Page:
Equal Rites by Terry Pratchett
Thanks to Neil Gaiman, who loaned us the last surviving copy of the Liber Paginarum Fulvarum, and a big hallo to all the kids at the H. P. Lovecraft Holiday Fun Club.
I would like it to be clearly understood that this book is not wacky. Only dumb redheads in fifties’ sitcoms are wacky.
No, it’s not zany, either.
This is a story about magic and where it goes and perhaps more importantly where it comes from and why, although it doesn’t pretend to answer all or any of these questions.
It may, however, help to explain why Gandalf never got married and why Merlin was a man. Because this is also a story about sex, although probably not in the athletic, tumbling, count-the-legs-and-divide-by-two sense unless the characters get totally beyond the author’s control. They might.
However, it is primarily a story about a world. Here it comes now. Watch closely, the special effects are quite expensive.
A bass note sounds. It is a deep, vibrating chord that hints that the brass section may break in at any moment with a fanfare for the cosmos, because the scene is the blackness of deep space with a few stars glittering like the dandruff on the shoulders of God.
Then it comes into view overhead, bigger than the biggest, most unpleasantly armed starcruiser in the imagination of a three-ring film-maker: a turtle, ten thousand miles long. It is Great A’Tuin, one of the rare astrochelonians from a universe where things are less as they are and more like people imagine them to be, and it carries on its meteor-pocked shell four giant elephants who bear on their enormous shoulders the great round wheel of the Discworld.
As the viewpoint swings around, the whole of the world can be seen by the light of its tiny orbiting sun. There are continents, archipelagos, seas, deserts, mountain ranges and even a tiny central ice cap. The inhabitants of this place, it is obvious,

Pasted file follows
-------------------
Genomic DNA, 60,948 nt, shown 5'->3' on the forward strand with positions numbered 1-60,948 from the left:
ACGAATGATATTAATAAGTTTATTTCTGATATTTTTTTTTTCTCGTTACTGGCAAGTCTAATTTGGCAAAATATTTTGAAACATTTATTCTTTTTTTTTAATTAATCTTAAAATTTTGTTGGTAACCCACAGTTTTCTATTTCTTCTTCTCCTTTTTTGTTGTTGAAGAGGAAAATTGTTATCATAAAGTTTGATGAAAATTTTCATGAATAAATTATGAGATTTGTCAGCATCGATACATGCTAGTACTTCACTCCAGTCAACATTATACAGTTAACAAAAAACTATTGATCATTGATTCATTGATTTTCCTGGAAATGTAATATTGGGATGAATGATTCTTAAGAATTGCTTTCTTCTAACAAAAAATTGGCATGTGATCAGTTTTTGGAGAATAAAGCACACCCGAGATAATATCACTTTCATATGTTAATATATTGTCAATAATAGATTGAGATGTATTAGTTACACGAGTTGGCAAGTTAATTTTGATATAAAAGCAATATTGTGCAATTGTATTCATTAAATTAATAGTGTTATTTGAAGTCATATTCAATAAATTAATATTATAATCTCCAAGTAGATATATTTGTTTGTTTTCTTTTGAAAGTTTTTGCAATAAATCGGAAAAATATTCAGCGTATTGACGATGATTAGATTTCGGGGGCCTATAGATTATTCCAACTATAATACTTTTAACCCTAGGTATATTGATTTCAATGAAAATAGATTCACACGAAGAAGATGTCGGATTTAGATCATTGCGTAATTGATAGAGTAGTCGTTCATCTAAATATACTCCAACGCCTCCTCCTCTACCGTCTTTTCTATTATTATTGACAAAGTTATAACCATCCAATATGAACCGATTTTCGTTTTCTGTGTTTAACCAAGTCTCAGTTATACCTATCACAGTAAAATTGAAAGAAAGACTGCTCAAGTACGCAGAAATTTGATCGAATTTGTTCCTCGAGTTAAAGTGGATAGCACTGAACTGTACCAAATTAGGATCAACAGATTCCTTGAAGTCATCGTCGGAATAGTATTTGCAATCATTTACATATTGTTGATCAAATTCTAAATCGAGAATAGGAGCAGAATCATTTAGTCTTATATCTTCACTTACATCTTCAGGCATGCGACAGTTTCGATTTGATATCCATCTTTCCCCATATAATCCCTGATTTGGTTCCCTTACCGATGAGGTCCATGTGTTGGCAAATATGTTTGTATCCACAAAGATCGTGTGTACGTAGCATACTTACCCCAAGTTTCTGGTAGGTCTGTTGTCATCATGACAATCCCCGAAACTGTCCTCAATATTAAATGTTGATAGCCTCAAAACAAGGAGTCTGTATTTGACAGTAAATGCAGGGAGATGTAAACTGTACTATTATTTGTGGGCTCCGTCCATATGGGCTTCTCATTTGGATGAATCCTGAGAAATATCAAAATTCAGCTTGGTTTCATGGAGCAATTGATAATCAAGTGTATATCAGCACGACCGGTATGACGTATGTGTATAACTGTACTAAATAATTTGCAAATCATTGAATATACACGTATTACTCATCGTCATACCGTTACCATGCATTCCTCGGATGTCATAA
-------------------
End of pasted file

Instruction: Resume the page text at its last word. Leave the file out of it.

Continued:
won’t have any truck with global theories. Their world, bounded by an encircling ocean that falls forever into space in one long waterfall, is as round and flat as a geological pizza, although without the anchovies.
A world like that, which exists only because the gods enjoy a joke, must be a place where magic can survive. And sex too, of course.
He came walking through the thunderstorm and you could tell he was a wizard, partly because of the long cloak and careen staff but mainly because the raindrops were stopping several feet from his head, and steaming.
It was good thunderstorm country, up here in the Ramtop Mountains, a country of jagged peaks, dense forests and little river valleys so deep the daylight had no sooner reached the bottom than it was time to leave again. Ragged wisps of cloud clung to the lesser peaks below the mountain trail along which the wizard slithered and slid. A few slot-eyed goats watched him with mild interest. It doesn’t take a lot to interest goats.
Sometimes he would stop and throw his heavy staff into the air. It always came down pointing the same way and the wizard would sigh, pick it up, and continue his squelchy progress.
The storm walked around the hills on legs of lightning, shouting and grumbling.
The wizard disappeared around the bend in the track and the goats went back to their damp grazing.
Until something else caused them to look up. They stiffened, their eyes widening, their nostrils flaring.
This was strange, because there was nothing on the path. But the goats still watched it pass by until it was out of sight.